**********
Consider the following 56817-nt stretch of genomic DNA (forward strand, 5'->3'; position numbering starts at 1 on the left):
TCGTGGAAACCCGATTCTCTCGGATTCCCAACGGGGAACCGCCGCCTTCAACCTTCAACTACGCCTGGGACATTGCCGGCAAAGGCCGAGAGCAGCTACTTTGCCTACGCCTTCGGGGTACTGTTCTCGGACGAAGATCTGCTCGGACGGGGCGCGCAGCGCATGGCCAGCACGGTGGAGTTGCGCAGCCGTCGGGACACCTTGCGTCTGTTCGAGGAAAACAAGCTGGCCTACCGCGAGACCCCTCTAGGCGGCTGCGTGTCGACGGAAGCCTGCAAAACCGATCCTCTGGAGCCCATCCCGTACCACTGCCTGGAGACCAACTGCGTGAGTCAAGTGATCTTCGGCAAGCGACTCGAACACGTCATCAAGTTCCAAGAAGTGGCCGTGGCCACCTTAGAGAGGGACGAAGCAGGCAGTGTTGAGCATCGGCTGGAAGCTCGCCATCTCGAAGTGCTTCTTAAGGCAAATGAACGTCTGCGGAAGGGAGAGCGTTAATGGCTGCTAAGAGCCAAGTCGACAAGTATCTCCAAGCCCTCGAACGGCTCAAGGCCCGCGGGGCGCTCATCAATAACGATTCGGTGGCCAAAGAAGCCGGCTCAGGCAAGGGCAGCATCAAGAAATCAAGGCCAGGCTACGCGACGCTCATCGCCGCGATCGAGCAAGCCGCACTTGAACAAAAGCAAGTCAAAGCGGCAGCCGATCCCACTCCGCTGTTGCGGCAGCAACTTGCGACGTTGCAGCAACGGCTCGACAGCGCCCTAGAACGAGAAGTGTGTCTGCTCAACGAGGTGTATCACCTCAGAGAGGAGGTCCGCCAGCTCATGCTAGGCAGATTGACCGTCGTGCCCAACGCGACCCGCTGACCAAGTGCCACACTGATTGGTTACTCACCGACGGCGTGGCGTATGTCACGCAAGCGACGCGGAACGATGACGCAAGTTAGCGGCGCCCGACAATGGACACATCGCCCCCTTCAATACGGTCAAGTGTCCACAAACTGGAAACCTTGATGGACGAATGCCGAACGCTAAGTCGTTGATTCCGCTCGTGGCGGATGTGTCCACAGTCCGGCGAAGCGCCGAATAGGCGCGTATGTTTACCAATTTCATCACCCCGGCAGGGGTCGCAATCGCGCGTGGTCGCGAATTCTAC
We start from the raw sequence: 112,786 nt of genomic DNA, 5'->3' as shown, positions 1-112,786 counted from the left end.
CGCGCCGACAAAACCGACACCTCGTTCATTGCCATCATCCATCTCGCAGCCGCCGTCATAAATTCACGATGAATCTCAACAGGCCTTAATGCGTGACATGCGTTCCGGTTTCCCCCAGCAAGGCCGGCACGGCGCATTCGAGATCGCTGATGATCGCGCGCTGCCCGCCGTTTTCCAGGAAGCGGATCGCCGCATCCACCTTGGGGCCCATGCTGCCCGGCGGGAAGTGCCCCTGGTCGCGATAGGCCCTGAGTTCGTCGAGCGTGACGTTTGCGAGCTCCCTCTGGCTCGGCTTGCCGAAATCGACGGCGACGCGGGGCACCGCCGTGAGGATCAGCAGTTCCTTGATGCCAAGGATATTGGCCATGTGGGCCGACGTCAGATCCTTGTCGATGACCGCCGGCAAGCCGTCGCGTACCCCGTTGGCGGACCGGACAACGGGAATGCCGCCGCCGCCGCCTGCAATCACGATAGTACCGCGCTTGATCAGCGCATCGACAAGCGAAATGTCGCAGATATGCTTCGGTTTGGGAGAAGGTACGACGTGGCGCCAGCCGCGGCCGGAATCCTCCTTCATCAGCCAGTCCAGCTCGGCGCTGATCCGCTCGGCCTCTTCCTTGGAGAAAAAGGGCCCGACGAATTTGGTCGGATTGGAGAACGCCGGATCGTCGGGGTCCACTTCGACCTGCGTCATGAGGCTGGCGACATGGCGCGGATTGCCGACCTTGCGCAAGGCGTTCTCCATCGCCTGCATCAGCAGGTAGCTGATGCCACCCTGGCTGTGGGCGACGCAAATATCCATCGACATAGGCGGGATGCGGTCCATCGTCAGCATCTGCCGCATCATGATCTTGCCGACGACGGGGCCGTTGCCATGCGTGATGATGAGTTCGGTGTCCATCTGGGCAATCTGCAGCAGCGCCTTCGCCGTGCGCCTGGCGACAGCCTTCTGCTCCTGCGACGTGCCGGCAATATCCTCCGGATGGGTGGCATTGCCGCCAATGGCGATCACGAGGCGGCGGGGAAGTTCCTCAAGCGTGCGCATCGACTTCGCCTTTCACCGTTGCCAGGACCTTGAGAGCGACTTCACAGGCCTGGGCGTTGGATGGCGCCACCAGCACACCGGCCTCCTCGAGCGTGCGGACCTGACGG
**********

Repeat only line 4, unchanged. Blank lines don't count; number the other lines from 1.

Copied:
CGCGCCGACAAAACCGACACCTCGTTCATTGCCATCATCCATCTCGCAGCCGCCGTCATAAATTCACGATGAATCTCAACAGGCCTTAATGCGTGACATGCGTTCCGGTTTCCCCCAGCAAGGCCGGCACGGCGCATTCGAGATCGCTGATGATCGCGCGCTGCCCGCCGTTTTCCAGGAAGCGGATCGCCGCATCCACCTTGGGGCCCATGCTGCCCGGCGGGAAGTGCCCCTGGTCGCGATAGGCCCTGAGTTCGTCGAGCGTGACGTTTGCGAGCTCCCTCTGGCTCGGCTTGCCGAAATCGACGGCGACGCGGGGCACCGCCGTGAGGATCAGCAGTTCCTTGATGCCAAGGATATTGGCCATGTGGGCCGACGTCAGATCCTTGTCGATGACCGCCGGCAAGCCGTCGCGTACCCCGTTGGCGGACCGGACAACGGGAATGCCGCCGCCGCCGCCTGCAATCACGATAGTACCGCGCTTGATCAGCGCATCGACAAGCGAAATGTCGCAGATATGCTTCGGTTTGGGAGAAGGTACGACGTGGCGCCAGCCGCGGCCGGAATCCTCCTTCATCAGCCAGTCCAGCTCGGCGCTGATCCGCTCGGCCTCTTCCTTGGAGAAAAAGGGCCCGACGAATTTGGTCGGATTGGAGAACGCCGGATCGTCGGGGTCCACTTCGACCTGCGTCATGAGGCTGGCGACATGGCGCGGATTGCCGACCTTGCGCAAGGCGTTCTCCATCGCCTGCATCAGCAGGTAGCTGATGCCACCCTGGCTGTGGGCGACGCAAATATCCATCGACATAGGCGGGATGCGGTCCATCGTCAGCATCTGCCGCATCATGATCTTGCCGACGACGGGGCCGTTGCCATGCGTGATGATGAGTTCGGTGTCCATCTGGGCAATCTGCAGCAGCGCCTTCGCCGTGCGCCTGGCGACAGCCTTCTGCTCCTGCGACGTGCCGGCAATATCCTCCGGATGGGTGGCATTGCCGCCAATGGCGATCACGAGGCGGCGGGGAAGTTCCTCAAGCGTGCGCATCGACTTCGCCTTTCACCGTTGCCAGGACCTTGAGAGCGACTTCACAGGCCTGGGCGTTGGATGGCGCCACCAGCACACCGGCCTCCTCGAGCGTGCGGACCTGACGG